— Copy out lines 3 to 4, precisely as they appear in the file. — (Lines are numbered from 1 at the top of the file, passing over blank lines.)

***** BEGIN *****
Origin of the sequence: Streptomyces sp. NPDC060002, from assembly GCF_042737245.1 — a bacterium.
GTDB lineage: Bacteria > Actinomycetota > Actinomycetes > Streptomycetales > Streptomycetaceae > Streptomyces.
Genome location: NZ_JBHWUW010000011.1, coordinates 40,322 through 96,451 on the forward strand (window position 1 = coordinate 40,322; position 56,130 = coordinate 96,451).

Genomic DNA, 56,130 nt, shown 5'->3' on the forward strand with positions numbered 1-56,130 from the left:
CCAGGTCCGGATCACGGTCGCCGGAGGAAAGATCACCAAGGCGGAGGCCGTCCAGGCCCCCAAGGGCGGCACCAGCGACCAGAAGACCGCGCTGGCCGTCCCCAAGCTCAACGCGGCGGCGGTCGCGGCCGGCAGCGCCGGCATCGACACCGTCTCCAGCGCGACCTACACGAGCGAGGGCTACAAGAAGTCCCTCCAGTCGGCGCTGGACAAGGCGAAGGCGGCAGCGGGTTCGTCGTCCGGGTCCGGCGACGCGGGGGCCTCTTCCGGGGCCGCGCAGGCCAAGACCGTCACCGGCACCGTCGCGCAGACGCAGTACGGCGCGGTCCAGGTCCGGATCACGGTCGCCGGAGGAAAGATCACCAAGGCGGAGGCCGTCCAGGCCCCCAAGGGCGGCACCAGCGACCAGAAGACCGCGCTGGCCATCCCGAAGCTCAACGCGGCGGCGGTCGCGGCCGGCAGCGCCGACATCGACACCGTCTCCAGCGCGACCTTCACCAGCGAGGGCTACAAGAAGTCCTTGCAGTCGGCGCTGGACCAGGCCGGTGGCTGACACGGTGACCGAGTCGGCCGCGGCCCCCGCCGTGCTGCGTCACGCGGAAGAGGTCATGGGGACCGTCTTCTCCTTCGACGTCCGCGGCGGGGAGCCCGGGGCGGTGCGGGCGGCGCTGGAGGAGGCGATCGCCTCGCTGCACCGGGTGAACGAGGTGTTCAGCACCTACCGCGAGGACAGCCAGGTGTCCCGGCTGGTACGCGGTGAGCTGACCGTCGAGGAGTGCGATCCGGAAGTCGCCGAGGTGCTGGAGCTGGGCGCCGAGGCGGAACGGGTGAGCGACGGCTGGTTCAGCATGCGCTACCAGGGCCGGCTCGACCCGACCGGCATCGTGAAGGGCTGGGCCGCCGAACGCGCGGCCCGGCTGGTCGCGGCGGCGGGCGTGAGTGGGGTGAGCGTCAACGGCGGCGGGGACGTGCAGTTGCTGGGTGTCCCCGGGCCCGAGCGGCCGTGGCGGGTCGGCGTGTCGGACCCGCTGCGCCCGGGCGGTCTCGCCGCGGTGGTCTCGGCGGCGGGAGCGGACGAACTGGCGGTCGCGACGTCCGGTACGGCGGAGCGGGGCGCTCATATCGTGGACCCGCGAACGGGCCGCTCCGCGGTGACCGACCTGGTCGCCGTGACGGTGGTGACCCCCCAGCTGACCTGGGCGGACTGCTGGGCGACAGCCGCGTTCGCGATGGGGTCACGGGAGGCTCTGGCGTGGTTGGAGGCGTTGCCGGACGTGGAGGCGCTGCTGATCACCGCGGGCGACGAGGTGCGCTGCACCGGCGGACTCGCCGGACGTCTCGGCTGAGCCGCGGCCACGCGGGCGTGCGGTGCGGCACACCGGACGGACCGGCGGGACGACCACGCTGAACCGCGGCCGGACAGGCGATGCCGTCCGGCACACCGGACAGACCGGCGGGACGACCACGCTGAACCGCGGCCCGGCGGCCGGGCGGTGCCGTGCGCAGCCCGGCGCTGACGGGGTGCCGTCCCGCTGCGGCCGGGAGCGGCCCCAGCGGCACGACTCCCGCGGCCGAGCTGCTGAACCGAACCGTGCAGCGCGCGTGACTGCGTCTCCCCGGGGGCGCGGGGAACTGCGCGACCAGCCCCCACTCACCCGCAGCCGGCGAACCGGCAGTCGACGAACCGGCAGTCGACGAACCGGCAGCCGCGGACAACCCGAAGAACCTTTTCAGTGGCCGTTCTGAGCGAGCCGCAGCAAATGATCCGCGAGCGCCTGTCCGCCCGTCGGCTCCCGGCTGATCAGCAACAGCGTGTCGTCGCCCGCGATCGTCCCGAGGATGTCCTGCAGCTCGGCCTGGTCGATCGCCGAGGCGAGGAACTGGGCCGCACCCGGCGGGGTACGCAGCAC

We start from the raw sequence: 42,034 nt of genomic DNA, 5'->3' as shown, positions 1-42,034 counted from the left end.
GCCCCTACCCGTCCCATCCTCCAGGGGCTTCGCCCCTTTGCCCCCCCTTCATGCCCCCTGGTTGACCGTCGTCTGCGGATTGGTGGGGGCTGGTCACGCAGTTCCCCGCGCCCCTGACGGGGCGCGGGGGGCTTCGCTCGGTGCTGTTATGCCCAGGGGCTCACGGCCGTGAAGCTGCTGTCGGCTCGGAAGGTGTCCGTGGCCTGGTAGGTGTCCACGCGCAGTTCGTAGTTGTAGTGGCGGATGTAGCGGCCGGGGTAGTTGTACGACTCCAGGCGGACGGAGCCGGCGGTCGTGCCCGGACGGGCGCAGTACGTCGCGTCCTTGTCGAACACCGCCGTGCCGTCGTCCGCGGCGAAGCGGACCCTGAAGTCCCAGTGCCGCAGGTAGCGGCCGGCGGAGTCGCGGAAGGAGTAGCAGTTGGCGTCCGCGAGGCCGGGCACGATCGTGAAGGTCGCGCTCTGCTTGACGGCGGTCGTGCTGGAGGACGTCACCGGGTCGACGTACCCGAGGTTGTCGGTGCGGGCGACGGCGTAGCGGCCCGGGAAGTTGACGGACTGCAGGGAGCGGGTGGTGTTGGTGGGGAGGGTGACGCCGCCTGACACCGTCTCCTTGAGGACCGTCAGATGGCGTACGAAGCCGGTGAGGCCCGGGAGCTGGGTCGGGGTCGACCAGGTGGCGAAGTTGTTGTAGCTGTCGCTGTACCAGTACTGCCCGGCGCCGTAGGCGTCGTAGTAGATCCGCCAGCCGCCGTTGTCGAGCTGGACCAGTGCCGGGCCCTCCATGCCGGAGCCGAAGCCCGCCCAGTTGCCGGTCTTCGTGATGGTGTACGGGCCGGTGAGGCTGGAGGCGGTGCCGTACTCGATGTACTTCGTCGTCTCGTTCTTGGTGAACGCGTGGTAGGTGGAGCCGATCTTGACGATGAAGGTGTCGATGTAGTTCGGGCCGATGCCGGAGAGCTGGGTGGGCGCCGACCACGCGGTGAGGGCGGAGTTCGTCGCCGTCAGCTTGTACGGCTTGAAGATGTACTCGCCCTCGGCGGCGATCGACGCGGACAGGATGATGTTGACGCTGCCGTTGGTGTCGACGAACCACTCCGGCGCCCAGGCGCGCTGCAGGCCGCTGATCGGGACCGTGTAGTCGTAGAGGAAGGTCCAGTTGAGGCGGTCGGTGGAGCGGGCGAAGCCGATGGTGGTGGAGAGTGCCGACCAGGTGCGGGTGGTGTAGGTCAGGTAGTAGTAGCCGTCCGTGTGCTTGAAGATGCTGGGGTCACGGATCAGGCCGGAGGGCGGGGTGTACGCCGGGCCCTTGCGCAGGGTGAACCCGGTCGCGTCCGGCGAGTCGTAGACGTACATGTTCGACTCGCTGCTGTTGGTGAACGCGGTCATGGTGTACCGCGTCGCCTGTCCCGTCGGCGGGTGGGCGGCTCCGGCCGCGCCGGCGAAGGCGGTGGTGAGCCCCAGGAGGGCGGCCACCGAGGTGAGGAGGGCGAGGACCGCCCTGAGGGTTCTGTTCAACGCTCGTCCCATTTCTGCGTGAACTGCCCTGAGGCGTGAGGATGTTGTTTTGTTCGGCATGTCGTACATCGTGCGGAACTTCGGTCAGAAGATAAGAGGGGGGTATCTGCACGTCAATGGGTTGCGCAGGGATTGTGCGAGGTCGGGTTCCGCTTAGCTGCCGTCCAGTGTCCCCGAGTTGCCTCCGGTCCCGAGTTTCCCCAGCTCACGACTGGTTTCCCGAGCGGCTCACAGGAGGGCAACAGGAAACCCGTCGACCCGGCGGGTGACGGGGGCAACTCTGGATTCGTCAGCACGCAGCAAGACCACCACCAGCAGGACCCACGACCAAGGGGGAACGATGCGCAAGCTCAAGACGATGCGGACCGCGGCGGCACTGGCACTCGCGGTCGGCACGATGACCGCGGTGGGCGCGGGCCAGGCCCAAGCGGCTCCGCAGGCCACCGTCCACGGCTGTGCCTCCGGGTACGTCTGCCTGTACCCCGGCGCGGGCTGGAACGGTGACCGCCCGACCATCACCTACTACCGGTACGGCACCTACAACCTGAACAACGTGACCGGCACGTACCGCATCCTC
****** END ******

Genome location: NZ_JBHWUW010000011.1, coordinates 40,322 through 96,451 on the forward strand (window position 1 = coordinate 40,322; position 56,130 = coordinate 96,451).

Genomic DNA, 56,130 nt, shown 5'->3' on the forward strand with positions numbered 1-56,130 from the left: